Cocoa-growing is an important source of capital for many countries in the tropical world. In West Africa alone, there are over 2.5 million cocoa farmers. Côte d’Ivoire and Ghana, combined, produce over 60% of the world’s cocoa, the vast majority of which comes from smallholders, farming families that typically own about 5 hectares of land.
Cocoa-growing countries rely heavily on cocoa bean sales for foreign exchange. Cocoa accounts for 28% and 90% of Ghana’s and Côte d’Ivoire’s foreign exchange earnings, respectively.
Cocoa-farming is a rapidly growing sector of the world’s tropical agriculture. For example, Vietnamese farmers are moving aggressively into cocoa-growing. Malaysia, Indonesia, and Papua New Guinea are important cocoa growing countries. As Venezuela’s share of the world’s oil production diminishes, cocoa-farming becomes an increasingly important part of their agricultural economy.
For more than 150 years, cocoa growing has suffered from inattentiveness, like tea and coffee. For the longest time, it was produced by poor farmers, and First World countries were content to benefit from trade inequalities. Today, as the Third World exerts increasing pressure on the First World, demanding ever larger portions of the economic pie, First World educational institutions can no longer afford to ignore the role tropical products play in the world’s economy.
Most cocoa study is still done by cocoa research institutes (e.g. Cocoa Research Institute of Ghana) by PhD’s who have developed expertise in specific research areas such as methods of intercropping for increasing yields or such as new cocoa varieties that mature earlier and yield better. Such institutes are generally supported by governments of cocoa-growing countries such as Ghana and Nigeria. They are typically located separately from villages and there is minimal contact between such research institutes and cocoa farmers.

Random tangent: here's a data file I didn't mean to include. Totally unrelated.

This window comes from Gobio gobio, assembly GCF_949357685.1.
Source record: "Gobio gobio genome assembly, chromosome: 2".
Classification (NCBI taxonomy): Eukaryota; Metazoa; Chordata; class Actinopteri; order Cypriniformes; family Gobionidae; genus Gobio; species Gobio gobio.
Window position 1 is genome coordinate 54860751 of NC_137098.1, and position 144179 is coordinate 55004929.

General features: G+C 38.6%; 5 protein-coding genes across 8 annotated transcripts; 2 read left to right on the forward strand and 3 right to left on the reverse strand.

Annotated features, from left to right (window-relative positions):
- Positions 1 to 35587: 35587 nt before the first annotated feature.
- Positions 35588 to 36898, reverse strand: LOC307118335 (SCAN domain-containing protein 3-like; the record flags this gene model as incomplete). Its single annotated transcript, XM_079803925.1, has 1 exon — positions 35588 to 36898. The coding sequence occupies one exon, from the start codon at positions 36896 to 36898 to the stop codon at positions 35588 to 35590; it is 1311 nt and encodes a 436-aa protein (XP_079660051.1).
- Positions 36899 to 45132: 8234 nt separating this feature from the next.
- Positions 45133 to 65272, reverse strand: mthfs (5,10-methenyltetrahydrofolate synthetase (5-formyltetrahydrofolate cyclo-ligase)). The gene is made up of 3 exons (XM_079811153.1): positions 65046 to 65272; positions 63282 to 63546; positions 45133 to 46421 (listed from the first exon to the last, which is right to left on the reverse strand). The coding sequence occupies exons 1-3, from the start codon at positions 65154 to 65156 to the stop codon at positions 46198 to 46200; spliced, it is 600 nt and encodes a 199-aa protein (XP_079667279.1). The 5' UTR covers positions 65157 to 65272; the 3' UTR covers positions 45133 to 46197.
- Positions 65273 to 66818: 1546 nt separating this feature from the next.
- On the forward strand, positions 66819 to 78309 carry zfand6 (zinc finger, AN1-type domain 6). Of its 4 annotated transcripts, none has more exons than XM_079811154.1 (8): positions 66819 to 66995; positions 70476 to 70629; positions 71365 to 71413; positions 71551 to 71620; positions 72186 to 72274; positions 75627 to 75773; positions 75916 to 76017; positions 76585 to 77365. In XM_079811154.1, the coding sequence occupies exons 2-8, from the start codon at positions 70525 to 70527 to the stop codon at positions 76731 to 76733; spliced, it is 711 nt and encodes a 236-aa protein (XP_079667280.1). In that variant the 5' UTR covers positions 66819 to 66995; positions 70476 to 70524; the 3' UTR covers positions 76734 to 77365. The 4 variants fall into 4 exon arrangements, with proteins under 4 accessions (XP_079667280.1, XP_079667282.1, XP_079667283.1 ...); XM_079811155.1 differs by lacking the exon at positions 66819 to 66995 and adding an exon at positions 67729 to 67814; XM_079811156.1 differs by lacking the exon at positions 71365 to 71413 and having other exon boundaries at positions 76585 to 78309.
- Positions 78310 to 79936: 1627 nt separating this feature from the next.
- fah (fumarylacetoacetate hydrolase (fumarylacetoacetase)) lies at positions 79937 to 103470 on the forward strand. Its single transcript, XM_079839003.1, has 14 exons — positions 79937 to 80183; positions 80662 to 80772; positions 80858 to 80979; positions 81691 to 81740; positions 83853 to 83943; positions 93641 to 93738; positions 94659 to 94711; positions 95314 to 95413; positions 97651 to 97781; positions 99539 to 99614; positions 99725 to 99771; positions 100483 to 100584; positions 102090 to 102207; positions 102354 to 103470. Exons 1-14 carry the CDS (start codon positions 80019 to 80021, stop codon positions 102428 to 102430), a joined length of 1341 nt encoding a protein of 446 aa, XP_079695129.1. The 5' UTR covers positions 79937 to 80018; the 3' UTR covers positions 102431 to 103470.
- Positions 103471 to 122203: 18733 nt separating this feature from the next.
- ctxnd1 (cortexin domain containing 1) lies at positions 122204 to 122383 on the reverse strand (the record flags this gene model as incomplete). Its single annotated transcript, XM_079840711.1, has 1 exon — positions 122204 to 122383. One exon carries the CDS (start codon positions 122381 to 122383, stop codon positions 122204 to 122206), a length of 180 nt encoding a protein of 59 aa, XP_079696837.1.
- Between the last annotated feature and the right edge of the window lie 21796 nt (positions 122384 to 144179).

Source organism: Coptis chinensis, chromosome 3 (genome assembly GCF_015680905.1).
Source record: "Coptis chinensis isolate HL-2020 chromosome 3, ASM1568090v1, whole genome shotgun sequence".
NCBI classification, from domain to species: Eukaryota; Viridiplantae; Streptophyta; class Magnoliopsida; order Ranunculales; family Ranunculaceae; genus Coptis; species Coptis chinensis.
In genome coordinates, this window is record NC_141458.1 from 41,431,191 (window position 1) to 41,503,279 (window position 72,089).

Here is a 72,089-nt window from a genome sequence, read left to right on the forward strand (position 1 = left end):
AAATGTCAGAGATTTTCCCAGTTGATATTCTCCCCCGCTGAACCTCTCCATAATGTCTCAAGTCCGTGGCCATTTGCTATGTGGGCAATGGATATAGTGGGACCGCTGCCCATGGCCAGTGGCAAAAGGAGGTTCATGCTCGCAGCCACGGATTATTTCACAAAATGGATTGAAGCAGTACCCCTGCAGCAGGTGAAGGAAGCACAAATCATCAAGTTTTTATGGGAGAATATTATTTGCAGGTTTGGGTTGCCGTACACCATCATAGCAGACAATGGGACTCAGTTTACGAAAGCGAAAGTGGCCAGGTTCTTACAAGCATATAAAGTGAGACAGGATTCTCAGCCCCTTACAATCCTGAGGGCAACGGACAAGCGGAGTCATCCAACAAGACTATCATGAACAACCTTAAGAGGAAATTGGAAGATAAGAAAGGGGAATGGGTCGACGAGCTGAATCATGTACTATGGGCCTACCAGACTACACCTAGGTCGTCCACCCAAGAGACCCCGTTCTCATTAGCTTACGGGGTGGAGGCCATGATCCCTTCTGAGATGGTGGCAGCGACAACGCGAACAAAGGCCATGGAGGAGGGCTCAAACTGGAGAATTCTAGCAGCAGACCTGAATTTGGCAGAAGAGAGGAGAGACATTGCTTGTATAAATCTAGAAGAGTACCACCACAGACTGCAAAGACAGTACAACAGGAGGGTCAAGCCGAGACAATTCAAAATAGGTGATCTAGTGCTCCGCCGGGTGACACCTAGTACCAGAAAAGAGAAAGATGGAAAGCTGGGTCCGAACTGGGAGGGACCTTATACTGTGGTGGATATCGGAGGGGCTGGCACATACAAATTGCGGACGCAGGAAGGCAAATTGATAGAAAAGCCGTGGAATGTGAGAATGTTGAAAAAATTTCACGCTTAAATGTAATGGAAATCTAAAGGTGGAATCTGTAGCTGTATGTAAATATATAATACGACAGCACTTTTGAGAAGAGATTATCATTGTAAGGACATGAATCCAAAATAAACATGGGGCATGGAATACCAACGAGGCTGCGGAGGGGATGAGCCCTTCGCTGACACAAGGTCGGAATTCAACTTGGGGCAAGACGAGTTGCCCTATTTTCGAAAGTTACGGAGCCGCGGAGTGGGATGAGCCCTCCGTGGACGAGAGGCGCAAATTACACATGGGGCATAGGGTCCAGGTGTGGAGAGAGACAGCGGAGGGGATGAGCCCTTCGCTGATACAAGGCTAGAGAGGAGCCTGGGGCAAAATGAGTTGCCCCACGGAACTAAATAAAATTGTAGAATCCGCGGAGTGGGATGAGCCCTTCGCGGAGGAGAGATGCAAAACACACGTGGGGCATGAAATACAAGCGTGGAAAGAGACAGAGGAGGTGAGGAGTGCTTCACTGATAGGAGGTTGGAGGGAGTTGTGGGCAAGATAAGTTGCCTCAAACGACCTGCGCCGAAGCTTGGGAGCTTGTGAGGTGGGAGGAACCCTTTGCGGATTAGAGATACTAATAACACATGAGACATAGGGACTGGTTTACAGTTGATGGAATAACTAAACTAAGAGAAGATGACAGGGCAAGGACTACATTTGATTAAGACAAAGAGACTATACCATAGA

However, it is very important for Western universities to recognize the importance of studying tropical agriculture, not just as yet one more example of agriculture, but from a holistic view. Cocoa farming is more than just growing a fruit-bearing plant. It includes the cocoa-growing village, the middlemen, buyers, shippers and processors.
This proposal is to establish 17 cocoa study centers for the express purpose of housing undergraduate and graduate students interested in studying villages that grow cocoa. Such students would have disparate academic backgrounds (e.g., International Nutrition, Rural Sociology, International Economics, Food Science, Engineering). Typically, they would spend 1-4 weeks in a village as part of a course run at their academic institution.